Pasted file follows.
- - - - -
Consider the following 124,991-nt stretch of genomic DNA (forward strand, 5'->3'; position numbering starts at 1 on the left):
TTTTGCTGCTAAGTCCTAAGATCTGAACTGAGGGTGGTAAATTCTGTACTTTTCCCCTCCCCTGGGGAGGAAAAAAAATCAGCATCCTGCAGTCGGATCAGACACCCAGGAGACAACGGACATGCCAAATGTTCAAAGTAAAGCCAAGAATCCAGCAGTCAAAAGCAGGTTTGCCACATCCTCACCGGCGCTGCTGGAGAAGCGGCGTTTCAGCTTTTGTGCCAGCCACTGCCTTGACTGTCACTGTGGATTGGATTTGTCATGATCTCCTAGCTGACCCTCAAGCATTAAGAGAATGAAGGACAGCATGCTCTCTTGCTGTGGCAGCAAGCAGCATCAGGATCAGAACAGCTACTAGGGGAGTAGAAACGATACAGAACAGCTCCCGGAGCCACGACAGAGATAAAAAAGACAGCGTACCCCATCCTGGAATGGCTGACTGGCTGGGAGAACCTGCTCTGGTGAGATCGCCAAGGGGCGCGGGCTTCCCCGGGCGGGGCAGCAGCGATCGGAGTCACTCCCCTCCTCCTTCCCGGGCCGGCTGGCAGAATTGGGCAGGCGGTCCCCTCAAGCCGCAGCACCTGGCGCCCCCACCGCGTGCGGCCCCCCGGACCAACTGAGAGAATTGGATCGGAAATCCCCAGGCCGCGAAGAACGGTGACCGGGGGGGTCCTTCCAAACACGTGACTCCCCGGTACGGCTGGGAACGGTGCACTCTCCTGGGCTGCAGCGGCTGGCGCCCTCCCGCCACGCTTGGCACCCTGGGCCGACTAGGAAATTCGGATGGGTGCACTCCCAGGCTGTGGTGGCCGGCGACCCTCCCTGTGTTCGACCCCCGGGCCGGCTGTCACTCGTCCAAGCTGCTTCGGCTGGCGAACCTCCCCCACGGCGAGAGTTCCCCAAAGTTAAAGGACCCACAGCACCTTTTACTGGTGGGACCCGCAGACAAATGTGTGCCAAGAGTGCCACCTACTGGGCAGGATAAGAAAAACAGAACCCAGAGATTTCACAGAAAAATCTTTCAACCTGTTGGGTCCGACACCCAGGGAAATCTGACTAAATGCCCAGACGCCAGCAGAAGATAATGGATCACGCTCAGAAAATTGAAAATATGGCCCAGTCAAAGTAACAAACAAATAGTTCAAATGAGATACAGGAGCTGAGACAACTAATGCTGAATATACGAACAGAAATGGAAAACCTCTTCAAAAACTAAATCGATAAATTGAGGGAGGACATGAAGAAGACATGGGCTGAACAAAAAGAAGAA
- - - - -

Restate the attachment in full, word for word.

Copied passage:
Consider the following 124,991-nt stretch of genomic DNA (forward strand, 5'->3'; position numbering starts at 1 on the left):
TTTTGCTGCTAAGTCCTAAGATCTGAACTGAGGGTGGTAAATTCTGTACTTTTCCCCTCCCCTGGGGAGGAAAAAAAATCAGCATCCTGCAGTCGGATCAGACACCCAGGAGACAACGGACATGCCAAATGTTCAAAGTAAAGCCAAGAATCCAGCAGTCAAAAGCAGGTTTGCCACATCCTCACCGGCGCTGCTGGAGAAGCGGCGTTTCAGCTTTTGTGCCAGCCACTGCCTTGACTGTCACTGTGGATTGGATTTGTCATGATCTCCTAGCTGACCCTCAAGCATTAAGAGAATGAAGGACAGCATGCTCTCTTGCTGTGGCAGCAAGCAGCATCAGGATCAGAACAGCTACTAGGGGAGTAGAAACGATACAGAACAGCTCCCGGAGCCACGACAGAGATAAAAAAGACAGCGTACCCCATCCTGGAATGGCTGACTGGCTGGGAGAACCTGCTCTGGTGAGATCGCCAAGGGGCGCGGGCTTCCCCGGGCGGGGCAGCAGCGATCGGAGTCACTCCCCTCCTCCTTCCCGGGCCGGCTGGCAGAATTGGGCAGGCGGTCCCCTCAAGCCGCAGCACCTGGCGCCCCCACCGCGTGCGGCCCCCCGGACCAACTGAGAGAATTGGATCGGAAATCCCCAGGCCGCGAAGAACGGTGACCGGGGGGGTCCTTCCAAACACGTGACTCCCCGGTACGGCTGGGAACGGTGCACTCTCCTGGGCTGCAGCGGCTGGCGCCCTCCCGCCACGCTTGGCACCCTGGGCCGACTAGGAAATTCGGATGGGTGCACTCCCAGGCTGTGGTGGCCGGCGACCCTCCCTGTGTTCGACCCCCGGGCCGGCTGTCACTCGTCCAAGCTGCTTCGGCTGGCGAACCTCCCCCACGGCGAGAGTTCCCCAAAGTTAAAGGACCCACAGCACCTTTTACTGGTGGGACCCGCAGACAAATGTGTGCCAAGAGTGCCACCTACTGGGCAGGATAAGAAAAACAGAACCCAGAGATTTCACAGAAAAATCTTTCAACCTGTTGGGTCCGACACCCAGGGAAATCTGACTAAATGCCCAGACGCCAGCAGAAGATAATGGATCACGCTCAGAAAATTGAAAATATGGCCCAGTCAAAGTAACAAACAAATAGTTCAAATGAGATACAGGAGCTGAGACAACTAATGCTGAATATACGAACAGAAATGGAAAACCTCTTCAAAAACTAAATCGATAAATTGAGGGAGGACATGAAGAAGACATGGGCTGAACAAAAAGAAGAA